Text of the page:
“A boggy experience past/through two lochs with towering mountains to either side and lots of sheep to keep you company.
— Lost Justpastnowhere
This trail might be great if you can find it after a dry spell but it can be quite boggy too. It passes through a really amazing valley which you and any mates you've brought are likely to have to yourself(ves).
If it's boggy, you may have to walk more than ride though. Ride through the boggy sections at your own risk - you never know if you'll sink a few inches into the muck or if the bog will swallow half of your front tire leading to a rather spectacular endo (although any mates you've brought may enjoy that). The scenery is awesome though with large mountains along both sides of the valley and several small lochs.
The trail starts in the small hamlet of Luib. There are a number of farm roads and animal trails that take off at the end of the short road which passes through the hamlet, so a GPS track or the MTB Project mobile app
will be useful. The trail begins on the west side of a small creek.
After you pass by a small loch (Loch nam Madadh Uisge) you'll climb a very low pass (100 ft) into the beautiful Strath Mor valley. A lazy river drains the valley into the Atlantic Ocean. Another creek feeds into the second, larger lochan (Stratha Mhor). The trail passes very close (and at times seemingly through) the western side of the lochan. On the positive side, the bottom of the loch is rocky, so if you have found the trail to be a bogfest, the rocks will prevent your sinking into the lakebed and it may be easier to ride trough the lake than "over" the boggy ground.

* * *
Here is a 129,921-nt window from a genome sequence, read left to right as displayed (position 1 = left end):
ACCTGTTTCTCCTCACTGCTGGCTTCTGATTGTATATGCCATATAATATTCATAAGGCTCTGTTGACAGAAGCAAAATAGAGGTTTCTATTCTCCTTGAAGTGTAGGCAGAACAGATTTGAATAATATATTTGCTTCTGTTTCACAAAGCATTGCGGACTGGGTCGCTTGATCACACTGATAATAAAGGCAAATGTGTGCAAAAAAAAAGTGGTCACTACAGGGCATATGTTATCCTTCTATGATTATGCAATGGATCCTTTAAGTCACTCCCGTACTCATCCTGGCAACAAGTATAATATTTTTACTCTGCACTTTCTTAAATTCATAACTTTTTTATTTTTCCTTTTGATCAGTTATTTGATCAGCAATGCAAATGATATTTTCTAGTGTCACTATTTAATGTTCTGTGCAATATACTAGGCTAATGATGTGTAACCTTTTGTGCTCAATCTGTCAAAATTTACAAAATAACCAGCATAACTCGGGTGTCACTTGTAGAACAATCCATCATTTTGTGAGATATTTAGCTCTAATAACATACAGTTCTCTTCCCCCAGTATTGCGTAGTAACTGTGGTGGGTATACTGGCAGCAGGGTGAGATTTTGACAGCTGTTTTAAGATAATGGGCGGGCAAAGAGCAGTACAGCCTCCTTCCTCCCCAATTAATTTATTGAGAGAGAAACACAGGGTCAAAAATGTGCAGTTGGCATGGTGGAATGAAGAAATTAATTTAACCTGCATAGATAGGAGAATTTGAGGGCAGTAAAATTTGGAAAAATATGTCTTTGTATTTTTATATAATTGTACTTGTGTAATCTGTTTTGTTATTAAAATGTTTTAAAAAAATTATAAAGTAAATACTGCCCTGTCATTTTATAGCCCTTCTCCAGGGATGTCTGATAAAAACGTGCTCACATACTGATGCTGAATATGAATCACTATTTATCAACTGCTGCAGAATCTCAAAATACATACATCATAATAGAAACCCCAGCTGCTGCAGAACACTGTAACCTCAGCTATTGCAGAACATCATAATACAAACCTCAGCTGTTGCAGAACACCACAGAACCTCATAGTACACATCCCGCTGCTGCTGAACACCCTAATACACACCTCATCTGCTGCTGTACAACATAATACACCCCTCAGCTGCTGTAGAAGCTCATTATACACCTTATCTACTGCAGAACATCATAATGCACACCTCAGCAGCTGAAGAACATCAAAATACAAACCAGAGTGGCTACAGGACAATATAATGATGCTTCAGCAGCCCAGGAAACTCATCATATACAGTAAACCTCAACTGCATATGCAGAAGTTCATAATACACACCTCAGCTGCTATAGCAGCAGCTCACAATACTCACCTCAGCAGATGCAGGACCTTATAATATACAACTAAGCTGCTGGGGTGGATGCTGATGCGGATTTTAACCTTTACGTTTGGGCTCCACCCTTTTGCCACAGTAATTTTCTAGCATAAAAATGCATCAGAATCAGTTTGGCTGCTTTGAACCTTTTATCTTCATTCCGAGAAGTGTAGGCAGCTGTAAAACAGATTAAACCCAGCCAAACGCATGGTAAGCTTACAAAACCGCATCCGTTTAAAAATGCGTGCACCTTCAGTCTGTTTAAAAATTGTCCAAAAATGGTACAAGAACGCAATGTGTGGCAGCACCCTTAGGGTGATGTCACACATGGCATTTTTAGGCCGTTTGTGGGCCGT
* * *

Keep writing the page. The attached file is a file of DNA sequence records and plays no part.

After the loch, you'll have to find a place to ford the river as the trail continues on the eastern side of the river. I found a convenient crossing area after a small fenced area at the south end of this lochan.
The trail along the eastern bank is more defined and generally easier going but there still may be some boggy sections. You'll reach a third, much larger loch (Loch na Squabaidh). Again, the trail passes directly along (and at times through) the edge of the loch. Beyond the loch, the trail becomes more manageable and very quickly, you'll reach the B8083 road on the Atlantic Ocean.